Brewpubs drive tourism, craft beer and food experimentation
Recipe experimentation, consumer connection pivotal to brewpub success
Since the craft beer movement began in the 1980s, the craft brewing industry has exponentially grown. Today more than 6,300 small and independent craft breweries are in business across the United States. Brewpubs and taprooms have become meccas of innovation within the industry and are lifting tourism traffic and spending as consumers gather to watch a big game, relax with family and friends, and, of course, throw back a few refreshing craft beers, notes Julia Herz, craft beer program director at the Brewers Association, Boulder, Colo.
Both brewpubs and taprooms serve as magnets for consumers, but differences in scope and scale separate the two entities. Herz explains that a brewpub is a brewery with a restaurant that sells 25 percent or more of its beer on-site. A taproom, on the other hand, is a tasting/touring/education and sales center connected to a microbrewery or regional brewery that produces less than 15,000 barrels or between 15,000 and 6 million barrels, respectively.
Since brewpubs first debuted in 1982 in the United States, more than 2,250 brewpubs now are in operation, she adds. The reason for brewpubs’ popularity is clear. “Brewpubs are amazing small brewery establishments that combine fresh-made beer with creative restaurant menus,” Herz explains. “Their popularity stems from being authentic establishments that deliver a pleasing experience. Their close rate compared to their open rate is extremely low. Additionally, their success rate is much higher compared to restaurant industry close/open rates overall.”
Ambiance and style
Several trends within brewpubs not only are impacting the craft beer industry, but are spilling over into the enormous selection of innovative and sophisticated craft beers being served on tap.
“The more than 2,000 brewpubs serve tens of thousands of different beers,” Herz explains. “They sell what resonates with beer-lovers or switch it up. Since they sell beer at the source, they are able to directly gauge what is and is not popular.”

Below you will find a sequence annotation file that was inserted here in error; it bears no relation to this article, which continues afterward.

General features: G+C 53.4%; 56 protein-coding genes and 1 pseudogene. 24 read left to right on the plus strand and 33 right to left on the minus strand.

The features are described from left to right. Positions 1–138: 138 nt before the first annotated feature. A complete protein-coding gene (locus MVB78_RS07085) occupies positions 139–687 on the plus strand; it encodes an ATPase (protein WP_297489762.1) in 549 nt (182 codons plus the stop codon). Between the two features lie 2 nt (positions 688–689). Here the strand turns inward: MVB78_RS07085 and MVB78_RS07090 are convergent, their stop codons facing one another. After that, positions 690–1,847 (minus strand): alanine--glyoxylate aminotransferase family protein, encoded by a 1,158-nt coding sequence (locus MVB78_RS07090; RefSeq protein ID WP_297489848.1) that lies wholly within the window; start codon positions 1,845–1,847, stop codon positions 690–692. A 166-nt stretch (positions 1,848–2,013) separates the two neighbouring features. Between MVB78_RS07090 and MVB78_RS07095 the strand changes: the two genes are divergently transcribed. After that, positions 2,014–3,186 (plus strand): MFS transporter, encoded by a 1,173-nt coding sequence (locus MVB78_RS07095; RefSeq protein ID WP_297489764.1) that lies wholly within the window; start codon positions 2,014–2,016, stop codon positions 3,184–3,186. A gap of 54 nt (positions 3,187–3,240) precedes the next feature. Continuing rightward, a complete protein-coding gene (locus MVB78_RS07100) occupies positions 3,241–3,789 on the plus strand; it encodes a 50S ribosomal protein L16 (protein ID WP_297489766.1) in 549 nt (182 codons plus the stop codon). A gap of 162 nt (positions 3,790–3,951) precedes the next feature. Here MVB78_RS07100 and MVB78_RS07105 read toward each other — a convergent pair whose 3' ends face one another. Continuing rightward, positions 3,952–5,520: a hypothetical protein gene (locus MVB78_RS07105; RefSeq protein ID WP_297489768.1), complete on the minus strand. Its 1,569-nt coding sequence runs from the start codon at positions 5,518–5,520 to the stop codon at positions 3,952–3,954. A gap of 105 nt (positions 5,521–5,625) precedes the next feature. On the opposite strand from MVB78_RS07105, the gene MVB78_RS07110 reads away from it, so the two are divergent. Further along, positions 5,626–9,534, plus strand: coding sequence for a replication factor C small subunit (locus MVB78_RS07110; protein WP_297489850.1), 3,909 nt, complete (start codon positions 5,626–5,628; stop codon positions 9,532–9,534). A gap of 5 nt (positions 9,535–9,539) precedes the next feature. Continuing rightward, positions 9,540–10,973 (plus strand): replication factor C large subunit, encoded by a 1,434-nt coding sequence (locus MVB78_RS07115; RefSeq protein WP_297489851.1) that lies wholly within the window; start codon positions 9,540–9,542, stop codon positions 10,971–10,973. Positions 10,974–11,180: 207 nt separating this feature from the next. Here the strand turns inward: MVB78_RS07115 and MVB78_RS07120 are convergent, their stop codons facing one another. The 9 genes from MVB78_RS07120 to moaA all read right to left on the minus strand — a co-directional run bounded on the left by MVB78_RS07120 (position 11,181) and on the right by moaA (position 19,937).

With cold, fresh beer and tasty food pairings, brewpubs function as go-to destinations for consumers, she says. Their ability to deliver fresh local beer service in clean beer glassware as well as interact with knowledgeable servers are among the reasons brewpubs are thriving, Hertz adds.
Some brewpubs also are revitalizing historic districts and attracting consumers because of their location. For example, Titletown Brewing Co. is located in an old train station in downtown Green Bay, Wis., on the banks of the Fox River, in an old warehouse retail district that was in transition like many old downtown areas, says Brent Weycker, Titletown’s president and founder.
However, when Titletown moved into the historic depot on an active railroad line in 1996, everything changed. “Our business was a shot in the arm for the area and it led to more development and re-energized downtown,” Weycker explains. “Two years ago, we partnered with other developers to take over five-year-old vegetable, cheese and meat storage brick warehouses next door to our depot. We built a new brewhouse, taproom, rooftop beer garden and event space.
“We currently distribute draft and bottles throughout the state of Wisconsin,” he continues. “We usually have in our location on-draft anywhere from nine to 12 beers and our house-made craft sodas. We brewed 5,326 barrels of beer in 2017.”
The craft brewery’s brewpub has garnered national recognition. In USA Today’s “Top 10 Brewpubs” annual article, Titletown was voted No. 1 by newspaper readers in 2017 and 2016. “It was a great honor to win two years in a row. We’re in a small market, but have a great loyal following,” Weycker enthuses. “We competed against some very amazing brewpubs around the country.” In 2015, the brewery also earned the Best Large Brewpub and Brewer award at the Great American Beer Festival in Colorado, he adds.
Also earning a spot in the Top 10 was Founders Brewing Co., which operates production breweries in Grand Rapids, Mich., and Detroit, opening in 1998 and 2017, respectively. Founders has grown from producing 6,100 barrels in 2007 to churning out more than 625,000 barrels of beer in 2018, a 34 percent increase, making Founders one of the fastest growing breweries in the United States, says Founders’ Co-Founder and President Dave Engbers.
Brewpubs facilitate testing of beers before full-scale production. “We have 37 tap handles in Grand Rapids and certain beers are exclusively available in the pub. This is where we, as a brewery, can hone a recipe. Typically you don’t hit the nail on the head the first time. We take the recipe, modify it with different styles of hops and malts to get the right flavor combination,” he explains.
Experimentation aside, for Engbers and his team, the brewpub is about consumer connection. “Brewpubs give us the opportunity to connect with consumers. They get the chance to see our amazing beer — to feel it, touch it, smell it, taste it and experience Founders in all of its glory. People also want to see the people brewing these amazing beers. At the end of the day, it’s about our customers — they are the heart and soul of our industry.”